Impact evaluation requirements from multilateral investors are generally the most stringent. For example, the Multilateral Investment Fund (part of the Inter-American Development Bank Group) commissions independent impact evaluations on about 25 percent of the projects it funds. These are conducted at considerable cost, but they are necessary for providing the objective analysis to satisfy the donor countries. Other types of investors (individuals, organizations, foundations, etc.) generally do not require independent evaluations of such rigor and will often rely on self-reported impact metrics based on sales, secondary research, and assumptions. This second group of investors typically wants to see the self-reported impact evaluations gradually improving over time to provide increasing levels of certainty in the companies’ true impact.
An interesting example of a social business whose measurement techniques are becoming more sophisticated as the company grows is d.light. The company sells solar lanterns (to replace kerosene lanterns) in India and Africa and has an aggressive goal of improving 100 million lives by 2020. When d.light first started, it made conservative assumptions about the number of lives improved by the sale of each lantern, which enabled the company to estimate the total number of lives improved using units of sales (and some other pieces of information such as the location of the sale). This was a satisfactory situation at first, but now that d.light has grown it has the capacity to begin to unpack these assumptions. It remains to be seen what the outcome of their new efforts will be, but it is an admirable undertaking and I look forward to hearing of their progress at next year’s ANDE Metrics Conference.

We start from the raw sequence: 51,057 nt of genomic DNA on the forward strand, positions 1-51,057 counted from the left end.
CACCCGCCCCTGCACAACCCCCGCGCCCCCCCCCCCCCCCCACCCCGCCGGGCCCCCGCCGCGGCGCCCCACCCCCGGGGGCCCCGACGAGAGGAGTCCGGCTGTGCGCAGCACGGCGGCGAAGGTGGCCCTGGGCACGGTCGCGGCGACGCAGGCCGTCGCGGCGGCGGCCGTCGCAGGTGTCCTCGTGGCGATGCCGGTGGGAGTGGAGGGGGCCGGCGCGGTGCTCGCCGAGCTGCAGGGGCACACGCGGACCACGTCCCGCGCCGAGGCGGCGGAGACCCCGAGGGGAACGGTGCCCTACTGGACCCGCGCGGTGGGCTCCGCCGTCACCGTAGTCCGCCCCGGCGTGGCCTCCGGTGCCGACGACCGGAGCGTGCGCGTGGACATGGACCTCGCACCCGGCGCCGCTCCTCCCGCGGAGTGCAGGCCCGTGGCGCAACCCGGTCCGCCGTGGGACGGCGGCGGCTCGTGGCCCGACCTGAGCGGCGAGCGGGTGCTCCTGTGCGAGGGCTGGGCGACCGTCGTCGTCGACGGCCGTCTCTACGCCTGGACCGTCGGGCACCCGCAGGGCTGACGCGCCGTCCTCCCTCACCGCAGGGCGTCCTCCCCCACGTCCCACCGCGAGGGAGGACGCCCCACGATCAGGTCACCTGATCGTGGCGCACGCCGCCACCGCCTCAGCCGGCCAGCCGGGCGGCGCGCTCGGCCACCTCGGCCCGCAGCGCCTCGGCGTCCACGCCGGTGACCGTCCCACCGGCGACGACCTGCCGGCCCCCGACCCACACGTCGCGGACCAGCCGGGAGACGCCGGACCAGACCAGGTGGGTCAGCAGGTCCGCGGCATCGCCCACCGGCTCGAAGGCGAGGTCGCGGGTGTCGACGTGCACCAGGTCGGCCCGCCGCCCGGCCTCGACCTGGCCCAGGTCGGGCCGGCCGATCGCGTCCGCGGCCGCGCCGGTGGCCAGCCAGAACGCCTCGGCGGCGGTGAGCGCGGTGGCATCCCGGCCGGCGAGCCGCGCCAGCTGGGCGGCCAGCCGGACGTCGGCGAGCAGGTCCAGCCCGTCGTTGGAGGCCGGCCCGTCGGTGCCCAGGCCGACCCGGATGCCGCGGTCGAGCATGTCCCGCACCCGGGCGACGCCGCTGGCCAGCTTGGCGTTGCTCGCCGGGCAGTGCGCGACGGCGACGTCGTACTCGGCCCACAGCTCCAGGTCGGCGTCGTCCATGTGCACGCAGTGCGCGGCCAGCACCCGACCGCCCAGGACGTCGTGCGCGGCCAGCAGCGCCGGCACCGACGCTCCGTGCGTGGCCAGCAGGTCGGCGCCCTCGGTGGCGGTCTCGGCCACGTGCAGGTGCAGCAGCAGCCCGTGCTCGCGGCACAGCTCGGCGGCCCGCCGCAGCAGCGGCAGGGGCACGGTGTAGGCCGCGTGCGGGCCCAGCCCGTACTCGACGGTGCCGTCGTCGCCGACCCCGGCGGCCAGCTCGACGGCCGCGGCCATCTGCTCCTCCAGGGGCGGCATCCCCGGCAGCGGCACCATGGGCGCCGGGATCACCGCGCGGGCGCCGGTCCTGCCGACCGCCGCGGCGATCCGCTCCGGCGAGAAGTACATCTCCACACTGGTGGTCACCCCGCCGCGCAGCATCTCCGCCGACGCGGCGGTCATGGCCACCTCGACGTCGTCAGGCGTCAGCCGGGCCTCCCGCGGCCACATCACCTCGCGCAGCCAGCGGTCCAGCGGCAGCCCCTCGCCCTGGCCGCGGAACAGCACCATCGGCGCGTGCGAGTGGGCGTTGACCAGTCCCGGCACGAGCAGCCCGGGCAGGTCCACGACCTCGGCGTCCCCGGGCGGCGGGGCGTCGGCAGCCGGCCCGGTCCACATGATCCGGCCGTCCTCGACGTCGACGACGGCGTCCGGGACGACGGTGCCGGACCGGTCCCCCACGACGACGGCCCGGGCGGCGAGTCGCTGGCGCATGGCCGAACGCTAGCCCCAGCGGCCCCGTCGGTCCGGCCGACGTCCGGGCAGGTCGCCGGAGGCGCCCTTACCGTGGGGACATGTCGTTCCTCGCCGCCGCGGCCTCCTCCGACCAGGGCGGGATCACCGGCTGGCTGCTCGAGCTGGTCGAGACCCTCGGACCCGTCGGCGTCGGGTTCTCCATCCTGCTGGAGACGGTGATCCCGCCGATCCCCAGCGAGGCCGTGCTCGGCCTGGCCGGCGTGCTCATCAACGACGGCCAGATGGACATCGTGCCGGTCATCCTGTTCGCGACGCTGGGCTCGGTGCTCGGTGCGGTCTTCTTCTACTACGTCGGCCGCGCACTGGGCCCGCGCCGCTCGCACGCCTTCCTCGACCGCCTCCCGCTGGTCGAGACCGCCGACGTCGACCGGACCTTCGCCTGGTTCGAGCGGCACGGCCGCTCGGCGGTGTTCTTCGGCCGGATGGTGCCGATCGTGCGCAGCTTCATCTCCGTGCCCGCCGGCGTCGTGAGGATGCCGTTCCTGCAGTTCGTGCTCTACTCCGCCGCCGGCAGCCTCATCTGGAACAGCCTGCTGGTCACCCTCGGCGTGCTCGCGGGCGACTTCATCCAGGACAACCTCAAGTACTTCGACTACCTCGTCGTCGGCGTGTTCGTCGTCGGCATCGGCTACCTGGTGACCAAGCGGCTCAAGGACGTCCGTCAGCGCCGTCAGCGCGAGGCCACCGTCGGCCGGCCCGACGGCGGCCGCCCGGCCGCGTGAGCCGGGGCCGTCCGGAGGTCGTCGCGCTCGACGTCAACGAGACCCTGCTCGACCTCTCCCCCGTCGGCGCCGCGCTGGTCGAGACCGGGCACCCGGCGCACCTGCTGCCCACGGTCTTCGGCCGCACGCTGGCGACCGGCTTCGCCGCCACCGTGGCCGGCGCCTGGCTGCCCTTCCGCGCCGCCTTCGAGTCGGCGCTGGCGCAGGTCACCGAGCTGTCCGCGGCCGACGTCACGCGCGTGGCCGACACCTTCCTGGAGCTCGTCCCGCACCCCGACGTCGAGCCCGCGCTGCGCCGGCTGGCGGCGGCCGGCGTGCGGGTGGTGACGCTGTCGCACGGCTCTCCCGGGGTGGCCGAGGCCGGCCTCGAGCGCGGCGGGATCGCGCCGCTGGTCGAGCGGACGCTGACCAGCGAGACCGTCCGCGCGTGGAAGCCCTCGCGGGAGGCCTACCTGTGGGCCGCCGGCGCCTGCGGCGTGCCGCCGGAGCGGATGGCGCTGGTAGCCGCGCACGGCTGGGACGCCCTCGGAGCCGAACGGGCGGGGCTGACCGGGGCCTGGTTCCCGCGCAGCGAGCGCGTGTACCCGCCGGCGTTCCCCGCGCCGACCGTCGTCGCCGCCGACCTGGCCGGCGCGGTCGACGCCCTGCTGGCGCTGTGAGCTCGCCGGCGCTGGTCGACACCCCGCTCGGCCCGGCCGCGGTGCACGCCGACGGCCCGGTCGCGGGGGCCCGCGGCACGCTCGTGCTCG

3. Access to affordable clean energy is a key that unlocks many doors
On the final afternoon of the conference breakout sessions addressed metrics for specific impacts – energy, health, agriculture, education, gender, job creation and poverty alleviation. I joined the energy group and we started out with a basic question – what story do you want to tell? If your business provides clean energy solutions, what impacts would you expect to see as a result? We quickly realized that providing energy access can lead to a huge range of positive impacts and that clean energy is not necessarily the end in itself. Clean energy access is a means to an end – it is a development enabler.
(At left: An ANDE roundtable event early this year at OxfordJam. Image credit: ANDE)
Access to clean energy can play a vital role in enabling positive impacts in all the other categories of impacts discussed at the conference. However, these impacts will be specific to local conditions and dependent on the behavior of the end user. Positive impacts cannot always be taken for granted. This is the challenge of social businesses that provide energy solutions. The real question (and the question that d.light is endeavoring to answer) is: What do people do with the energy access once they have it? What actual impact does it have on their lives? And is that impact net positive or negative? Resolving these questions requires a new level of sophistication, which it seems social businesses are now starting to embrace.
Businesses like d.light are leading the way in taking impact evaluation to the next step. By aligning impact evaluation with strategy they can reap the rewards of a better understanding of their markets and what really works for their customers. And in doing so they can demonstrate that the burden of impact evaluation can be outweighed by the benefits.